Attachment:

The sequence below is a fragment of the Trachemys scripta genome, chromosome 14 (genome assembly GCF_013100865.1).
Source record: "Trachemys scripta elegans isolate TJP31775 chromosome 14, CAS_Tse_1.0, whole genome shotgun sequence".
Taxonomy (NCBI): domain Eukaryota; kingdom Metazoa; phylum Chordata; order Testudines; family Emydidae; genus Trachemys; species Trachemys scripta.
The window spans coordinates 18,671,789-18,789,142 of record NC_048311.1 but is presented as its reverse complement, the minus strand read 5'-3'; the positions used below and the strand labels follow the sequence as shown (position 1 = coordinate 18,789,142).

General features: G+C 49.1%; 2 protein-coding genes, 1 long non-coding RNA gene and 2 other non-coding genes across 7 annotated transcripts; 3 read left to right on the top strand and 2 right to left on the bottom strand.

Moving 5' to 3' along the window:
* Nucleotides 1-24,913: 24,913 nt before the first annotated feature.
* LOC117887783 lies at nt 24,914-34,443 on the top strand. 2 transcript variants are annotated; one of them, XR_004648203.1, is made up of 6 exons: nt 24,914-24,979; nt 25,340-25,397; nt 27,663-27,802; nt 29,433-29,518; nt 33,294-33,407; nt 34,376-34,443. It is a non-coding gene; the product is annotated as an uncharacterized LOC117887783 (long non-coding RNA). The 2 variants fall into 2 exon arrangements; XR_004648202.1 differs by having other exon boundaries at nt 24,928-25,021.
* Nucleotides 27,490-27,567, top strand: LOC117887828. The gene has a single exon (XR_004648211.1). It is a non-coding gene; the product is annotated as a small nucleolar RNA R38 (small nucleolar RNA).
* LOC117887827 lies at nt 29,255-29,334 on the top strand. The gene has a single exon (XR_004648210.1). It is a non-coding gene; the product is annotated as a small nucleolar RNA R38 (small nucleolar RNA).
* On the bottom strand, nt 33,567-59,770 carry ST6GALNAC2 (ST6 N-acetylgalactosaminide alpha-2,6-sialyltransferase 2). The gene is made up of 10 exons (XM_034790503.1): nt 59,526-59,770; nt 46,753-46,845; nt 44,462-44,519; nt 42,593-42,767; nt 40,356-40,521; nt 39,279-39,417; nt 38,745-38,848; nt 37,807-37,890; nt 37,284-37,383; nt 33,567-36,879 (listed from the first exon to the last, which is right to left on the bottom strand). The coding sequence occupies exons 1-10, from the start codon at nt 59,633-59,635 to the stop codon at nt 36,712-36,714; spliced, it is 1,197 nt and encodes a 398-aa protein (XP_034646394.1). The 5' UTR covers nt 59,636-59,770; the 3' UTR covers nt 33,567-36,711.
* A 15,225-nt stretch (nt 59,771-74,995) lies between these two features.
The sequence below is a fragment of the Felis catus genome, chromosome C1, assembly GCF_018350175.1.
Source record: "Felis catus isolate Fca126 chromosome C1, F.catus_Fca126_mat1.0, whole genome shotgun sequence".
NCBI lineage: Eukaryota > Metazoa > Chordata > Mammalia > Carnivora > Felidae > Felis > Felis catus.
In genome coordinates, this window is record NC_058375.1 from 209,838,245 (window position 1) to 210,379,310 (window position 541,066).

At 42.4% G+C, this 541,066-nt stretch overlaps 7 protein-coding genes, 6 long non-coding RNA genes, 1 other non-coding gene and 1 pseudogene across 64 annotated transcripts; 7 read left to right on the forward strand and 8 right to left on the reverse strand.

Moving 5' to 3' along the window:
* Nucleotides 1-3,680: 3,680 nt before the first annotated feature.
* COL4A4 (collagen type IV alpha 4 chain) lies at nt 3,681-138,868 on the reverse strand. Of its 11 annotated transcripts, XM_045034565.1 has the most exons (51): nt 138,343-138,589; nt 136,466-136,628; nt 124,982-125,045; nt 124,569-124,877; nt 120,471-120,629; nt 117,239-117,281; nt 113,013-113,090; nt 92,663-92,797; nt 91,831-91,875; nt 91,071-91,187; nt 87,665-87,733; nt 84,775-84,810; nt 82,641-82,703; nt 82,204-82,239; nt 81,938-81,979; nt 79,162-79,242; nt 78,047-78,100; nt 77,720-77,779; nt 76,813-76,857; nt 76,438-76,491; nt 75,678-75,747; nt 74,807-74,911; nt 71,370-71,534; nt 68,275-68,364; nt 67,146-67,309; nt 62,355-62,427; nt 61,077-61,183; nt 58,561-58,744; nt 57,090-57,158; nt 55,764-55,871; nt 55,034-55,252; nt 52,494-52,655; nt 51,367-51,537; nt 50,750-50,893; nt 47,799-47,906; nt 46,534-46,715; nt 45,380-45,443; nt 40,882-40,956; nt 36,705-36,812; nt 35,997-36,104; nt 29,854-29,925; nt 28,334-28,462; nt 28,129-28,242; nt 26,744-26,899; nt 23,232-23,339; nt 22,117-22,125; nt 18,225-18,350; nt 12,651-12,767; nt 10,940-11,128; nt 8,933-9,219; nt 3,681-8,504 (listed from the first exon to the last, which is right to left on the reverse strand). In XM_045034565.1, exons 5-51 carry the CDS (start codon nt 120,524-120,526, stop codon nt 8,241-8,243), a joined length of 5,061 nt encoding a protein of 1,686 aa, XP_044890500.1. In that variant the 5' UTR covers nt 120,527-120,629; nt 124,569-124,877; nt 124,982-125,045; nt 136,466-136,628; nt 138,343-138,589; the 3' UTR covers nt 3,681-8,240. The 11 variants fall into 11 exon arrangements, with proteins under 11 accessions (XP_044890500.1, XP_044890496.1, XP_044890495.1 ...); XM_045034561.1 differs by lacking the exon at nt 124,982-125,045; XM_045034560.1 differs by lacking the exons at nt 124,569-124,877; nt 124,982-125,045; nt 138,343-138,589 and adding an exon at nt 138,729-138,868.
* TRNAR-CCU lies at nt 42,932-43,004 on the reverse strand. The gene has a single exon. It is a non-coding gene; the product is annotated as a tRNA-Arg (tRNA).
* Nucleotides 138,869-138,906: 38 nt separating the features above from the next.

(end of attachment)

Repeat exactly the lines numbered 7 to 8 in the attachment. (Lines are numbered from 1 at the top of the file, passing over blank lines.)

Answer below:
* Nucleotides 1-24,913: 24,913 nt before the first annotated feature.
* LOC117887783 lies at nt 24,914-34,443 on the top strand. 2 transcript variants are annotated; one of them, XR_004648203.1, is made up of 6 exons: nt 24,914-24,979; nt 25,340-25,397; nt 27,663-27,802; nt 29,433-29,518; nt 33,294-33,407; nt 34,376-34,443. It is a non-coding gene; the product is annotated as an uncharacterized LOC117887783 (long non-coding RNA). The 2 variants fall into 2 exon arrangements; XR_004648202.1 differs by having other exon boundaries at nt 24,928-25,021.